Barbara Mikulski

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Barbara Mikulski

Barbara Mikulski was a Democratic member of the United States Senate, representing Maryland.

Early Life

Growing up in the Highlandtown neighborhood of East Baltimore, Mikulski became a social worker in Baltimore, helping at-risk children and educating seniors about the Medicare program. Social work evolved into community activism when Mikulski successfully organized communities against a plan to build a 16-lane highway through Baltimore's Fells Point neighborhood.[1]

"Community organizer"

Writing in the Huffington Post of September 8, 2008, in an article entitled "From Organizer To Elected Official" Democratic Socialists of America member Peter Dreier listed several serving US politicians who had begun their careers as "community organizers". They were US Senator Barbara Mikulski of Maryland, Representatives John Lewis of Georgia, Jan Schakowsky and Danny Davis of Illinois, Raul Grijalva of Arizona, Linda Sanchez of California, and Donna Edwards of Maryland, Washington House of Representatives Speaker Frank Chopp, Los Angeles Mayor Antonio Villaraigosa, New York City Council Speaker Christine C. Quinn, Minnesota Secretary of State Mark Ritchie, state legislators Beth Low of Missouri, Michael Foley of Ohio, Gilbert Cedillo of California, Tom Hucker of Maryland, Tony Hill of Florida, and Crystal Peoples of New York, Alameda County (California) Supervisor Nate Miley, City Council members Jay Westbrook of Cleveland, Chuck Turner and Sam Yoon of Boston, and Melvin Carter of St. Paul, and San Francisco School Board member Jane Kim. [2]

Early career/activism

Mikulski considered becoming a nun, but concluded that she was too rebellious to accept the discipline of a religious order. Instead, she trained as a social worker, earning her bachelor's degree at Mount St. Agnes College in Baltimore, then continuing her studies at the University of Maryland. She graduated in 1965 with a master's degree in social work.

Mikulski first worked for the Associated Catholic Charities and then the Baltimore Department of Social Services. By 1966, she was an assistant chief of community organizing for the city social services department, working on a plan to decentralize welfare programs. While serving these organizations, primarily in cases of child abuse and neglect, Mikulski developed the deep concern for the rights of children and families that she later took to Washington.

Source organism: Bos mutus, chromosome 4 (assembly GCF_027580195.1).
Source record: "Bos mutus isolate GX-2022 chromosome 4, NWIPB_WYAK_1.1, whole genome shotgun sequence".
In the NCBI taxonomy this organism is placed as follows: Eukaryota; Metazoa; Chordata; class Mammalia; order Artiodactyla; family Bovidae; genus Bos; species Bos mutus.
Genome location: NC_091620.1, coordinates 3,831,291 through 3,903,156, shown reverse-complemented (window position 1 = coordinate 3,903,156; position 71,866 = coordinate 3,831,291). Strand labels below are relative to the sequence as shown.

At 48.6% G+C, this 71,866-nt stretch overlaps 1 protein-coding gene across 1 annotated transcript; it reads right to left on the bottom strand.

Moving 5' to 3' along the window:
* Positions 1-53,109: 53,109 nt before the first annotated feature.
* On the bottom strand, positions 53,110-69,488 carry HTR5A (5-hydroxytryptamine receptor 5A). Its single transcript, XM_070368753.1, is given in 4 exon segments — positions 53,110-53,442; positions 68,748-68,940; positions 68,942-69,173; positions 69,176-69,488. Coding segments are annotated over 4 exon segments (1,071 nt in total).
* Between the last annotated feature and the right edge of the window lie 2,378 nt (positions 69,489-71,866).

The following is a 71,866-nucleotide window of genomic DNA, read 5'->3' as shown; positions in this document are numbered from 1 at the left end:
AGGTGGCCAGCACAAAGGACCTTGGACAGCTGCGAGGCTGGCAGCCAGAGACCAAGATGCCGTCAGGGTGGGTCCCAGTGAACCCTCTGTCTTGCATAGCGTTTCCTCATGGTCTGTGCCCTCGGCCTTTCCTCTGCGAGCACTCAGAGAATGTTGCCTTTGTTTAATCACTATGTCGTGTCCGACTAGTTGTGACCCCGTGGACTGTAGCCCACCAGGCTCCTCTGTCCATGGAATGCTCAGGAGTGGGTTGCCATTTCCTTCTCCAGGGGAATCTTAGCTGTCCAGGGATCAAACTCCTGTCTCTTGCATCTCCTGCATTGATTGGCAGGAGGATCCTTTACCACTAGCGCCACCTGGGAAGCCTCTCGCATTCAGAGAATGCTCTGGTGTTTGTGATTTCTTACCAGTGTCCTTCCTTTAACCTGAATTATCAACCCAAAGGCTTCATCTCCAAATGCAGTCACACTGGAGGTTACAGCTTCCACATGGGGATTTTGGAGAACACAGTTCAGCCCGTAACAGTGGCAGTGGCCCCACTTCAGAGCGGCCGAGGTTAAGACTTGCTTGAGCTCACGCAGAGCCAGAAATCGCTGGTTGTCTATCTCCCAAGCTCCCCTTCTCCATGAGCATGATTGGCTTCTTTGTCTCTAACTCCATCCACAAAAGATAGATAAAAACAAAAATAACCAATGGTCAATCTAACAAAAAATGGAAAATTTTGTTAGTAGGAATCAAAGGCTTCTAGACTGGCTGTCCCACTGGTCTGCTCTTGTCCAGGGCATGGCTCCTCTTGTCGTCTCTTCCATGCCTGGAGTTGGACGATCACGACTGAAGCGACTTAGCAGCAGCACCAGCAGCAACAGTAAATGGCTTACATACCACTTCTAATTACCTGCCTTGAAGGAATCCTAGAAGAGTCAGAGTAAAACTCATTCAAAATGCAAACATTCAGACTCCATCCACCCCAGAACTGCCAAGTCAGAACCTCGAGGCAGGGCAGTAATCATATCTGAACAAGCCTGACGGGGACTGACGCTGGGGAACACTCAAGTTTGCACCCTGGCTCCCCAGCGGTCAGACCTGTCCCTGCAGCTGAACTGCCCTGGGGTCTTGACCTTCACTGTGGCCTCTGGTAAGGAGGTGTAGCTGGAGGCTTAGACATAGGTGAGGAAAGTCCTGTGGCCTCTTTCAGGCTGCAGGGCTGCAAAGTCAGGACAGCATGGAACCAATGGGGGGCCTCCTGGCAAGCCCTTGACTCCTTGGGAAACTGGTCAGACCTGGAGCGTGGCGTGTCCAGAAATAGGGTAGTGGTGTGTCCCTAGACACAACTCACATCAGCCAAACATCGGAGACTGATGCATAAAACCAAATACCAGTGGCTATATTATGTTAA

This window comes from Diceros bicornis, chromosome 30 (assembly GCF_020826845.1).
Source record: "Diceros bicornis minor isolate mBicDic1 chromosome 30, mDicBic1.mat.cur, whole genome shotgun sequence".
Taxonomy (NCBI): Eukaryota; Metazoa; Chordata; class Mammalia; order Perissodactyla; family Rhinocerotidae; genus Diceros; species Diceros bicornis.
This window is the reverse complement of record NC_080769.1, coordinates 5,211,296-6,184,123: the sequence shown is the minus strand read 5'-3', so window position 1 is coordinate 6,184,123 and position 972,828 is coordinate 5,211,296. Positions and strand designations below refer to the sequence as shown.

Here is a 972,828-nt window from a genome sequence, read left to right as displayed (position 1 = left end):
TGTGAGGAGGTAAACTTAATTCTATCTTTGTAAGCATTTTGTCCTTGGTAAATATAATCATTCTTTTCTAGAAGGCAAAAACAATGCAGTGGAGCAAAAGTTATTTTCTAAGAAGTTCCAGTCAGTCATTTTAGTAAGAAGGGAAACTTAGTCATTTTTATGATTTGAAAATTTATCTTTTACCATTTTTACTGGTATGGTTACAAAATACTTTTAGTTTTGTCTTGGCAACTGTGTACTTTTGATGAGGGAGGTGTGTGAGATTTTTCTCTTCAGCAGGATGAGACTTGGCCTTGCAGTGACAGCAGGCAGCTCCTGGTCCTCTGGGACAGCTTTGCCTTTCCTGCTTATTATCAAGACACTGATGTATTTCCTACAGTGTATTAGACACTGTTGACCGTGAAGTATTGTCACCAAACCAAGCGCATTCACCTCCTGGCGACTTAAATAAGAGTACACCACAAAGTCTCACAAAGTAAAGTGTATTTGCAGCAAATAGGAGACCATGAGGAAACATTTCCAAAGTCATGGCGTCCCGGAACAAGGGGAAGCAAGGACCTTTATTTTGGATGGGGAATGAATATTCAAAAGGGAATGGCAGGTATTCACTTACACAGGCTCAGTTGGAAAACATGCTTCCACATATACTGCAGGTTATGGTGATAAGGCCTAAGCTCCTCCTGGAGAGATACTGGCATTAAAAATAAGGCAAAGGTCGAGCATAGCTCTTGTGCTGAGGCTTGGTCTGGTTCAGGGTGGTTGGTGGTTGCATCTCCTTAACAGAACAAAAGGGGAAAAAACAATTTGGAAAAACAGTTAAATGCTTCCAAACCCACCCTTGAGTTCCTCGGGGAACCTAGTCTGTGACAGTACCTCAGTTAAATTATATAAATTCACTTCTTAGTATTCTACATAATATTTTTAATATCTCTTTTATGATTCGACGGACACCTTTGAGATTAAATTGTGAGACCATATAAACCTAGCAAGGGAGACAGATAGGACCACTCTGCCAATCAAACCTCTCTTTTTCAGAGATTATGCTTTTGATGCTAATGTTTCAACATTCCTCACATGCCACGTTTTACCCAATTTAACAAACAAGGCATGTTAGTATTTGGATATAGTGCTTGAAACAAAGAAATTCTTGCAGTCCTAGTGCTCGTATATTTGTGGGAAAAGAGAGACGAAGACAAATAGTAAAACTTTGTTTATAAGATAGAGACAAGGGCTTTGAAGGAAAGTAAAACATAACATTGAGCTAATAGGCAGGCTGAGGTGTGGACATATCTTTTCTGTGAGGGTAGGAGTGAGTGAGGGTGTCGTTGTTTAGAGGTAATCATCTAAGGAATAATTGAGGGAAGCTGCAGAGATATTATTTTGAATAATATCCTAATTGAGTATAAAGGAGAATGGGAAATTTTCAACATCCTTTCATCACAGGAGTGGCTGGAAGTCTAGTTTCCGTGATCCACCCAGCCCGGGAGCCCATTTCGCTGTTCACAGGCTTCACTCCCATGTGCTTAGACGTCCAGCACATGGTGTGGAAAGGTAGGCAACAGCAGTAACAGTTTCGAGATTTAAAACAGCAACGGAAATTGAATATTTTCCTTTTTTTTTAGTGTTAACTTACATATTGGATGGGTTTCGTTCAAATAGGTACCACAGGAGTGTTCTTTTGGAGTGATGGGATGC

Mikulski expressed many of her concerns in an essay titled "Who Speaks for Ethnic America?" for the New York Times in September of 1970. Ethnic immigrants who came to the United States at the turn of the century, she wrote, "constructed the skyscrapers, operated the railroads, worked on the docks, factories, steel mills and in the mines. Though our labor was in demand, we were not accepted. Our names, language, food and cultural customers were the subject of ridicule. We were discriminated against by banks, institutions of higher learning and other organizations controlled by the Yankee Patricians. There were no protective mechanisms for safety, wages and tenure." Mikulski maintained that it was smarter for these groups to organize than to fight, "to form an alliance based on mutual issues, interdependence and respect."[3]


Mikulski got her start in politics in 1968 with the organization of a coalition of black, Polish, Greek, Lithuanian, and Ukrainian Americans to block construction of a 16-lane highway that would have destroyed areas of East Baltimore, including parts of Fells Point that boasted the first black home ownership neighborhood in the city. Called SCAR (Southeast Council Against the Road), the neighborhood group fought against an entrenched Democratic political organization at City Hall that supported the highway project. Despite the strength of the opposition, SCAR, led by Mikulski, was successful in blocking the highway proposal.[4]

Political Life

Mikulski's first election was a successful run for Baltimore City Council in 1971, where she served for five years. In 1976, she ran for Congress and won, representing Maryland's 3rd district for 10 years. In 1986, she ran for Senate and won, becoming the first Democratic woman Senator elected in her own right. She was re-elected with large majorities in 1992, 1998 and 2004. A leader in the Senate, Mikulski is the Dean of the Women - serving as a mentor to other women Senators when they first take office. [5]

Reagan critic

While serving as a United States congresswoman, Mikulski was a harsh critic of the Reagan administration's defense and foreign policies, and voted to cancel the MX missile project and cut off aid to Nicaraguan contras.[6]

EMILY's List

Mikulski has been supported by EMILY's List during her campaigning.